Community-acquired pneumonia: The total treatment duration for sequential administration (intravenous followed by oral therapy) is 7-14 days.
Complicated skin and skin structure infections: The total treatment duration for sequential administration (intravenous followed by oral therapy) is 7-21 days.
Complicated intra-abdominal infections: The total treatment duration for sequential administration (intravenous followed by oral therapy) is 5-14 days.
The recommended duration of treatment for the indication being treated should not be exceeded.
Moxifloxacin 400 mg solution for infusion has been studied in clinical trials for up to 21 days (in complicated skin and skin structure infections).
Use in children and adolescents: Safety and efficacy of Moxifloxacin have not been established for any indication in children or adolescents younger than 18 years of age.
Use in patients with renal impairment: No dose adjustment is necessary for patients with renal impairment (including creatinine clearance ≤ 30 mL/min/1.73 m2) and in patients on chronic dialysis e.g. hemodialysis and continuous ambulatory peritoneal dialysis.
Use in hepatic impairment: No dose adjustment is necessary for patients with mild, moderate or severe hepatic insufficiency (Child Pugh Class A, B or C). However, Moxifloxacin should be used with caution in patients with hepatic impairment because the metabolic disturbances associated with hepatic insufficiency may lead to QT prolongation. ECGs should be monitored in patients with liver cirrhosis.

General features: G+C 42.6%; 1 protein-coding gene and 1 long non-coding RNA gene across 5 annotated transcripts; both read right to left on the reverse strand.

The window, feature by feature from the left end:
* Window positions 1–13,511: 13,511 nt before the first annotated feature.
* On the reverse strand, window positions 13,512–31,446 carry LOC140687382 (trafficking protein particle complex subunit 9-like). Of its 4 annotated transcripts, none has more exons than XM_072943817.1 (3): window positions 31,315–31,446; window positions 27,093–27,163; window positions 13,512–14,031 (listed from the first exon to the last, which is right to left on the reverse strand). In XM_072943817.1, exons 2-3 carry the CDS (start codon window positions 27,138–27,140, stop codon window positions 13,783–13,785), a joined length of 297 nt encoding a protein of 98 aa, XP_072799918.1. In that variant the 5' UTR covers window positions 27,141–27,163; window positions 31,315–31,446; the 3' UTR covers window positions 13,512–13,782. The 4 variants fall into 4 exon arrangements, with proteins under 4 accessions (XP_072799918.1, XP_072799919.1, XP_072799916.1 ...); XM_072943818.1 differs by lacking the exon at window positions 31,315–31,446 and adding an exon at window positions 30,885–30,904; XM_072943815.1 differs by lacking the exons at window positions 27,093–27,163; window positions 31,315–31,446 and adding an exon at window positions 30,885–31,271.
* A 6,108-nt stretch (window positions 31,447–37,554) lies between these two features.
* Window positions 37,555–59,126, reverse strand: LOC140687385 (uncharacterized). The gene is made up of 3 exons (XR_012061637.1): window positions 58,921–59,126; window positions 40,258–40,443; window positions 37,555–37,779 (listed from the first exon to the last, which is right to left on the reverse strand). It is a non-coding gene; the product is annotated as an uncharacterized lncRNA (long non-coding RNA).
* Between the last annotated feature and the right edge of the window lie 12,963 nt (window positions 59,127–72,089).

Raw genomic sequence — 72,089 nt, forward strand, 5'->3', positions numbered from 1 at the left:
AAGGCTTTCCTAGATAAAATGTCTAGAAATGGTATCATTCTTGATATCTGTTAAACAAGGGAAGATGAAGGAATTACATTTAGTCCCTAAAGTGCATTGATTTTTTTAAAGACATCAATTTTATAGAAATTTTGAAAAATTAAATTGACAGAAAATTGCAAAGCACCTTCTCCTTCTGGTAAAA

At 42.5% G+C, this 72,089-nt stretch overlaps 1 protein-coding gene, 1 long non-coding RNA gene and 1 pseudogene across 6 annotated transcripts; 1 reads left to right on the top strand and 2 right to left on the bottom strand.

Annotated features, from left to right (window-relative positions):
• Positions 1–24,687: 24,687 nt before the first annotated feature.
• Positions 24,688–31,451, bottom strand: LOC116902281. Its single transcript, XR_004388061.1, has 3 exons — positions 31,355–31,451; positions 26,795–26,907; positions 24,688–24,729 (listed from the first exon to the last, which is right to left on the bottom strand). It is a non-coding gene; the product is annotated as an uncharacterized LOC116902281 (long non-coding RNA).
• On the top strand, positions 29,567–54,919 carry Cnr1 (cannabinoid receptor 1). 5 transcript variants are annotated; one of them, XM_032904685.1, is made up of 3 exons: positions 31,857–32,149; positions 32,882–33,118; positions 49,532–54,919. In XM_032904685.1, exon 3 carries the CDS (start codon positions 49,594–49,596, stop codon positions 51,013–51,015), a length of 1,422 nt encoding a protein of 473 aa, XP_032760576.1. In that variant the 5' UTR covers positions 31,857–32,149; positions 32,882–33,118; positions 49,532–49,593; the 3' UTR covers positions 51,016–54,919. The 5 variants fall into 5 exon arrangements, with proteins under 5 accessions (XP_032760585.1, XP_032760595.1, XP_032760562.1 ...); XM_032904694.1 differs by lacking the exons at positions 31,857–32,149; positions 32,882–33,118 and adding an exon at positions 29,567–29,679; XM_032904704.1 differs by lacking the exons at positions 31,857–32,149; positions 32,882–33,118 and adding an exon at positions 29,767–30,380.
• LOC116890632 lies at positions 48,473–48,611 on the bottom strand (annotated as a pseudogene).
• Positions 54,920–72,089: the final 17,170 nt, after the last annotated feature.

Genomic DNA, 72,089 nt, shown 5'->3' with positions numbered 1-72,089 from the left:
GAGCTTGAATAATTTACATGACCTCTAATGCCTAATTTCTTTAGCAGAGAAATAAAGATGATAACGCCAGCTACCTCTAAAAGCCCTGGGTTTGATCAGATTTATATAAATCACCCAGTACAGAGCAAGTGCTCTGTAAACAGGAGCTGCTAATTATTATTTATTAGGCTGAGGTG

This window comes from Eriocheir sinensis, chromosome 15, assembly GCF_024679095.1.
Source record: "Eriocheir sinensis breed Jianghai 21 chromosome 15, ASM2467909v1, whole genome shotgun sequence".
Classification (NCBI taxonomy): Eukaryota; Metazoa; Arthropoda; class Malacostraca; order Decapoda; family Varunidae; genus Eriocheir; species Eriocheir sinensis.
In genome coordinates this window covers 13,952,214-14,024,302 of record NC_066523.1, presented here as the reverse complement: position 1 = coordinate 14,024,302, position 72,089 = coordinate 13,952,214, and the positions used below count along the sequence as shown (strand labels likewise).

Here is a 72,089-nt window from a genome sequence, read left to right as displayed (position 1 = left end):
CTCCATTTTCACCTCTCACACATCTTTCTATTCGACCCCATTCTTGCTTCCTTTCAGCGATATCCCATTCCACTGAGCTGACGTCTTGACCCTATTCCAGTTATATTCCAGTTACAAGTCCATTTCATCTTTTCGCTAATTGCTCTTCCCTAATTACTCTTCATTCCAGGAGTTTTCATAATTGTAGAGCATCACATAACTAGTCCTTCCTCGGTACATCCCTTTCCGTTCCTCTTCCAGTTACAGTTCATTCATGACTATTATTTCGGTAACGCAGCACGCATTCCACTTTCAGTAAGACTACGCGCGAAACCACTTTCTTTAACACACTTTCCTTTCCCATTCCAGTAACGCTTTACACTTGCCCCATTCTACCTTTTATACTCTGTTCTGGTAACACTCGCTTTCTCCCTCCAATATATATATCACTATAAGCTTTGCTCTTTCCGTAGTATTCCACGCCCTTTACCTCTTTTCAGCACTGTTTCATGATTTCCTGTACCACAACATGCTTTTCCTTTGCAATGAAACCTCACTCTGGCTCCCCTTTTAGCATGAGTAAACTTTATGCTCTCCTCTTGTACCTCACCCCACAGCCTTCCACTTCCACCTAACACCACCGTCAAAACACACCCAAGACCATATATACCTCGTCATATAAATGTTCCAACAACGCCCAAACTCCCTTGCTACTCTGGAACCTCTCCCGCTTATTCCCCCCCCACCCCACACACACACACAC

Use in the elderly: No adjustment of dosage is required in elderly.
There is no specific antidote for Moxifloxacin overdose. In the event of overdose, it is recommended that appropriate supportive care including ECG measurements should be instituted as dictated by the patient's clinical status.
Fluoroquinolones are not efficiently removed by hemodialysis or peritoneal dialysis.
Moxifloxacin is contraindicated in patients with a known history of hypersensitivity to Moxifloxacin or other quinolone antibiotics or any component of the formulation.
Do not use the drug in patients with a history of hypersensitivity to the drug or any other quinolones.
If the symptoms of rash, malaise, myalgia and tendonitis had occurred after the administration of the drug, immediately stop the drug and consult physician.
The drug may cause hepatic and renal toxicities.
Do not use this drug or used with caution in patients with central nervous system (CNS) disorder that may predispose to seizure dosing dependent.
The drug may cause a QT prolongation. Use with caution in elderly patients, patients with heart disease especially patients with arrhythmia, hypertension and uncorrected hypokalemia.
Avoid concomitant use of Moxifloxacin with other drugs that prolong the QT interval including class IA (e.g., quinidine, procainamide) or class III (e.g., amiodarone) antiarrhythmic agents, cisapride, erythromycin, antipsychotics agents, tricyclic antidepressants.
The use of drug can caused phototoxicity reaction or severe skin hypersensitivities including Toxic Epidermal Necrolysis, Stevens-Johnson syndrome and Erythema Multiforme.
The fluctuation of blood glucose will be affected by the use of this drug; therefore, it should be used with caution in diabetes patients.